Pagdating sa CBEA, sinubukan kong magbayad. Kapag tinanggap ng drayber ang pamasahe ko, aba’y mabubunutan ako ng tinik dahil hindi naman pala ako ’yung inilibre. Ngunit kapag hindi niya tinanggap ang bayad ko, patay! Dyahe kay Ma’am.

Tinanggap ito ng drayber… kaya’t ako’y napangiti. Nu’ng paalis na ’yung tricycle, ipinaalala ko sa estudyante, “Ading, ’wag ka nang magbayad ha, inilibre ka na ni Ma’am”. Ang malaking ngiti sa aking mukha ay nalusaw na parang ice cream (ube flavor) nu’ng makita ko ang reaksyon ng bata: bakas sa kanyang mukha ang pagtataka at pagkagulat. Hindi pala niya kilala si Ma’am, at mukhang sa tingin niya ay hindi naman siya ililibre nito.

Sus! Malamang ay ako pala ang pinagmagandahang-loob. Ano ba’ng buhay ‘to? Nang dahil sa pitumpisong pamasahe ay nagulo ang mundo ko.

Alam kong magkikita pa kaming muli ni Ma’am kaya puwede pa sana akong bumawi, ang problema ay hindi ako matandain sa mga mukha. Malamang, ‘pag magkasalubong kaming muli e hindi ko siya mamumukhaan.

Ang solusyon? Nginingitian ko na lang lahat ng aking makasalubong. Hindi lang basta ngiti ha… Hindi ngiting pitumpiso… Kundi ‘yun bang smile ng batang ibinilhan mo ng pitong Happy Meal sa McDo. Ayun.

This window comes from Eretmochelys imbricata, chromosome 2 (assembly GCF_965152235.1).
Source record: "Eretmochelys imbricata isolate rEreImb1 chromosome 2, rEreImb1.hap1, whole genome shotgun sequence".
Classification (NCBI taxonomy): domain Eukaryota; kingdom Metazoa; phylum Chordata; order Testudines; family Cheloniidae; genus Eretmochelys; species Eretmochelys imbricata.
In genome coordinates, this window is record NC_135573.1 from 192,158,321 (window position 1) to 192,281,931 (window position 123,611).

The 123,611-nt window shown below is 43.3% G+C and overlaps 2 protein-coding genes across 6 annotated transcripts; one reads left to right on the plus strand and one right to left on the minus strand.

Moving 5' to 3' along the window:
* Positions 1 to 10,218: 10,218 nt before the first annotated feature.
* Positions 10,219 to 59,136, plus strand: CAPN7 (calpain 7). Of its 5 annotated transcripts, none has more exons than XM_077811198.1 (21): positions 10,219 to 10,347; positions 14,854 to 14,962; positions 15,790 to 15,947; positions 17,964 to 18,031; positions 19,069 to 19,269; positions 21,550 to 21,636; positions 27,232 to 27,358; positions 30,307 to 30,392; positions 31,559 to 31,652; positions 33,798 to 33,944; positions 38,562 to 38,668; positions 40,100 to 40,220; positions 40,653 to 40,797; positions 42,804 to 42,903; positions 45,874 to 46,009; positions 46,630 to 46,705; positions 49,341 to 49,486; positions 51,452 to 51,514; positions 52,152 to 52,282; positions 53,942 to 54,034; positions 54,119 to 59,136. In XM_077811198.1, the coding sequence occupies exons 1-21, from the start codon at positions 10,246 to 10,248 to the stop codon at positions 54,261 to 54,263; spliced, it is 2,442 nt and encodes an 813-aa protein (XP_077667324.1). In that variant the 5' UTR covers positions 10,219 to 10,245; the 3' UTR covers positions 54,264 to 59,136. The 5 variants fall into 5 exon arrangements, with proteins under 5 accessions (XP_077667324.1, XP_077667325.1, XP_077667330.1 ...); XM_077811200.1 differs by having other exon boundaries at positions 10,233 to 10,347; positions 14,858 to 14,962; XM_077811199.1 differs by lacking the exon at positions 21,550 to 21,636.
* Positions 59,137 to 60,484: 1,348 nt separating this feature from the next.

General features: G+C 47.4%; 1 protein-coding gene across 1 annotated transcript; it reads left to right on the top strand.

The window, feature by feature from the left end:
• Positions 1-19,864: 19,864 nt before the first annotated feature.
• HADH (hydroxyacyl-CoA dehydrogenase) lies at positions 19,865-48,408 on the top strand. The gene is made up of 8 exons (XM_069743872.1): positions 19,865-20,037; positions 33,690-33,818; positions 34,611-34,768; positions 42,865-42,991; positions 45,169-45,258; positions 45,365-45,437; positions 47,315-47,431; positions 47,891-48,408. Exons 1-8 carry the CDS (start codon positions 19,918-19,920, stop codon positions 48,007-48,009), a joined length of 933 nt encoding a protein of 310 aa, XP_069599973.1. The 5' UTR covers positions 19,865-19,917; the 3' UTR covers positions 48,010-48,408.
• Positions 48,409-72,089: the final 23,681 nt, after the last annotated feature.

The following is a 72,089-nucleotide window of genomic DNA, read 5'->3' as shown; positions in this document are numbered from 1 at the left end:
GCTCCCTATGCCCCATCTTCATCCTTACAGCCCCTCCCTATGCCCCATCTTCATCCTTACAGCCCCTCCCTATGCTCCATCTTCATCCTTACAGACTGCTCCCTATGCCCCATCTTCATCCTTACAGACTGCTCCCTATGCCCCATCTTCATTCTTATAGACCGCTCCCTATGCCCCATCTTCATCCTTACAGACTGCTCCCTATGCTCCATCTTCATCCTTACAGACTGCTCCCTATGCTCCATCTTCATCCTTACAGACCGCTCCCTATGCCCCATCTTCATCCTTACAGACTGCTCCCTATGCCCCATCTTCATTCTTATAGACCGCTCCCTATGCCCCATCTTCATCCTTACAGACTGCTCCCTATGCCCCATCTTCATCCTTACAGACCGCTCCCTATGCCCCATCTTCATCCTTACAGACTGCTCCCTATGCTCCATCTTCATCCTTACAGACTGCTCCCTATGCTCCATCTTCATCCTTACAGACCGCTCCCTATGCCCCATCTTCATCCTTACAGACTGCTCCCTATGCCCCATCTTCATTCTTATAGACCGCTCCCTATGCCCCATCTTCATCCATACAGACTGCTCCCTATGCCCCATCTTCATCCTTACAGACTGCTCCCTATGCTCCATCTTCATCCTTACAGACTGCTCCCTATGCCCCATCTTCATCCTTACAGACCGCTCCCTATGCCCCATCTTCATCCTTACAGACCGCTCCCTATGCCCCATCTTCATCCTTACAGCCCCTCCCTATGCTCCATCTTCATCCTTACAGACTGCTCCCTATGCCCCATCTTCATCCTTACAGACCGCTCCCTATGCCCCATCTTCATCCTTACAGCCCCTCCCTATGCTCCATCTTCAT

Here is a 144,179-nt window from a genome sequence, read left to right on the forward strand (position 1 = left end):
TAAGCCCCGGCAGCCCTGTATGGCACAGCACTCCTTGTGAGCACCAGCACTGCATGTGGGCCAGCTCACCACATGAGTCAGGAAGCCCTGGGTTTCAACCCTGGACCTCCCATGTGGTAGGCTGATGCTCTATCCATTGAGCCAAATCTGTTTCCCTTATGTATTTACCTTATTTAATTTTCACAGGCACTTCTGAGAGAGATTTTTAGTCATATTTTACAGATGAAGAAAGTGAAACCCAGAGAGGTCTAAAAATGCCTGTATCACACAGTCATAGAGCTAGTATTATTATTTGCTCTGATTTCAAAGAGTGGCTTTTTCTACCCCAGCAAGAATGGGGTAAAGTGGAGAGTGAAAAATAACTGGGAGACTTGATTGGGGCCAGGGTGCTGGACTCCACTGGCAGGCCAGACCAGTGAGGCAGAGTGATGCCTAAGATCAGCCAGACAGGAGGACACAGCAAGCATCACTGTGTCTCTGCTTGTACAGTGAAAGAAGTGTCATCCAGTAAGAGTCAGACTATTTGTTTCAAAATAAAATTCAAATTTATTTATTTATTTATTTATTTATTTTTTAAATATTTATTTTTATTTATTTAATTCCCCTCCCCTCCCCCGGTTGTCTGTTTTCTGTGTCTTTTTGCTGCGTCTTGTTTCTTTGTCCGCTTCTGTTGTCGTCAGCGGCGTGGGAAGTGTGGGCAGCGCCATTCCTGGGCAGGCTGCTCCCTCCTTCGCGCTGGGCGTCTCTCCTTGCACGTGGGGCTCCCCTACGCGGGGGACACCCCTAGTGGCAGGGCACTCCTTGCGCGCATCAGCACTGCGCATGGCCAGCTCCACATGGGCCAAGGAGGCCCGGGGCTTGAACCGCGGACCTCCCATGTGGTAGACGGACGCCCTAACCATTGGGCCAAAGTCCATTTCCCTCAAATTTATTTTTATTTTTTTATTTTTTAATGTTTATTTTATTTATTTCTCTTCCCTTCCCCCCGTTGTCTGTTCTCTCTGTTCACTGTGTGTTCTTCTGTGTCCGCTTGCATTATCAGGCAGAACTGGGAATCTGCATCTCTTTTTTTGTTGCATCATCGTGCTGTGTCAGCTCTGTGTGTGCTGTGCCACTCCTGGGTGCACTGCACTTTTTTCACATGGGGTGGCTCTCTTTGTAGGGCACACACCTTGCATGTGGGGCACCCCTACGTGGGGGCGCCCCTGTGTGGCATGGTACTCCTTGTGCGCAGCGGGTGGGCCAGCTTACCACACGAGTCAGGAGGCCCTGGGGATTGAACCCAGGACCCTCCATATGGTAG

At mukhang epektib naman. Mahigit isang taon na mula noon e ‘di pa naman kumakalat na ako’y isang taong hindi marunong mag-tenkyu. Sa ating kultura pa naman, napakahalaga ng pagpapasalamat. Hindi naman dahil sa naghahanap tayo ng kapalit sa ating mabuting gawain kundi dahil sa kapag hindi mo na-appreciate ang kabutihang-loob ng iyong kapwa ay parang binale-wala mo na rin ang kanyang buong pagkatao. Sensitib tayong mga Pinoy dito.

Ang leksiyon: ang inyong abang lingkod ay malugod pa ring tatanggap ng inyong tulong, sa loob man o labas ng tricycle. Sana lang ay pakilinaw ha. Tenk yu. Siyanga pala, bakit naman ganun si Manong Drayber, tanggap lang nang tanggap?! At si backrider, nabagabag rin kaya ang kalooban tulad ko?

At sa iyo, Madam Mapagbigay, marami pong salamat. Hindi lamang sa baryang inyong ibinahagi, kundi pati na rin sa pagkakataong ako’y makapagnilay-nilay at masuri ang aking pakikipagkapwa. At dahil ‘di kita namukhaan kaya’t di ako makaganti. Sa aking muling pagsakay ay aalalahanin ko na lamang ang iyong magandang halimbawa. Sino man ang makasabay, ako naman ang taya.

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Attn: Bedans and Red Lions fans. Let’s cheer and drink beer




“When I would approach the coliseum, my foolish heart would thump wildly. A loss could mean the campus would be in mourning. The heroes got to the mountain top.”

-Rene A.V. Saguisag
Former Senator, San Beda alumnus

Umpa! Umpa! Umpa! Umpa!
Beda Beda Beda Beda Fight Fight Fight!
Hey U Kim Kum Kawa!

I KNOW SO LITTLE ABOUT BASKETBALL. All my life, I have played hoops but once, and that was in freshman high school physical education. It was a fifty-second stint briefly punctuated by a traveling violation. I never tried again.